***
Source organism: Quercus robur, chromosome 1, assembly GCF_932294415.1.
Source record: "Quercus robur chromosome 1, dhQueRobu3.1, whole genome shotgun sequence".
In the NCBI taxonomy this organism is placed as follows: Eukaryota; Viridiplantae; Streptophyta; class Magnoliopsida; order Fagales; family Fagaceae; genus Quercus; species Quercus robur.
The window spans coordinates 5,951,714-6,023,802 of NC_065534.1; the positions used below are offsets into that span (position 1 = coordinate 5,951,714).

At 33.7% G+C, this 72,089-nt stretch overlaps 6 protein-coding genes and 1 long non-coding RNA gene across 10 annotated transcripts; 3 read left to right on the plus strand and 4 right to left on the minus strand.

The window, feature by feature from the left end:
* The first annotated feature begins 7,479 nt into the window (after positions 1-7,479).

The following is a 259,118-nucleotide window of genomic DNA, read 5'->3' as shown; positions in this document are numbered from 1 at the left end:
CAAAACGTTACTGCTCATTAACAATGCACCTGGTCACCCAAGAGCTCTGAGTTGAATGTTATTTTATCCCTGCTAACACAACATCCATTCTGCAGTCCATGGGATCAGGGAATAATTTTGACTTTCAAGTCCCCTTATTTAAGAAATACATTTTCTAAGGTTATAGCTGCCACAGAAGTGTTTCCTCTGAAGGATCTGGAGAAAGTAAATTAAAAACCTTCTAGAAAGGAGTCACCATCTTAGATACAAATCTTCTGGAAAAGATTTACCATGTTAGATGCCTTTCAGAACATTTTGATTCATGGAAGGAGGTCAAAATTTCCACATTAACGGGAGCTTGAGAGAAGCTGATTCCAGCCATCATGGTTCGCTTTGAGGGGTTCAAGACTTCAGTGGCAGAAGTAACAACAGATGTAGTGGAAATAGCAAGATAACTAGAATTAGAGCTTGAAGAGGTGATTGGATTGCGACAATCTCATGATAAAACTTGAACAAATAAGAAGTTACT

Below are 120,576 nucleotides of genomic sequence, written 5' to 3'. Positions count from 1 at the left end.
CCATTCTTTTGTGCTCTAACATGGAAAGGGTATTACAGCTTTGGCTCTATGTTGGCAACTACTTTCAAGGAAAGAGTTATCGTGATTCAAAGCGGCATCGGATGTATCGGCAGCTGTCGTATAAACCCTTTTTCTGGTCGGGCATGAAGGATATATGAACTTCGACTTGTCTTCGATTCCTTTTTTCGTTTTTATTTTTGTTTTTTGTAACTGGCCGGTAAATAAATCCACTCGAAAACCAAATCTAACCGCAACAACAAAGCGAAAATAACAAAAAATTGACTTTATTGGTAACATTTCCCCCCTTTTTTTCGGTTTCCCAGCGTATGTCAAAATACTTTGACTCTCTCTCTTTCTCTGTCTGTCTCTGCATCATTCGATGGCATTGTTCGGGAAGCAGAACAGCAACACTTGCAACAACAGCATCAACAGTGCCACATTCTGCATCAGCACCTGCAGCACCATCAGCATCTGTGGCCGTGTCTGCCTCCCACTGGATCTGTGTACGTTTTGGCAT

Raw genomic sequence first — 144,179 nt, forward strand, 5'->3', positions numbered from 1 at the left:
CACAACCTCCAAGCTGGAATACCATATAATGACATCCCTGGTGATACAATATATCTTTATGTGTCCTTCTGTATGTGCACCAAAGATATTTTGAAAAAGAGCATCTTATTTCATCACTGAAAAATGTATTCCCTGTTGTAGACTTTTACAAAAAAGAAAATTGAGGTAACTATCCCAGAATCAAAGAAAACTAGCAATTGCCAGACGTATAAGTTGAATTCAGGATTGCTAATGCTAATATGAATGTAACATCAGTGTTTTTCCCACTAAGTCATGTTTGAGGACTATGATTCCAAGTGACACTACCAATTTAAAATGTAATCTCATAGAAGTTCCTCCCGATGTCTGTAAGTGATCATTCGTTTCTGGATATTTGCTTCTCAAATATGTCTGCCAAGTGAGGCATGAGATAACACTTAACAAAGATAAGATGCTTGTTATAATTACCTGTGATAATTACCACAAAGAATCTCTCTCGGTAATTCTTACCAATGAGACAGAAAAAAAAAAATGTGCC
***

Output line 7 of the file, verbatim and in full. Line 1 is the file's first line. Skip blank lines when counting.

* The first annotated feature begins 7,479 nt into the window (after positions 1-7,479).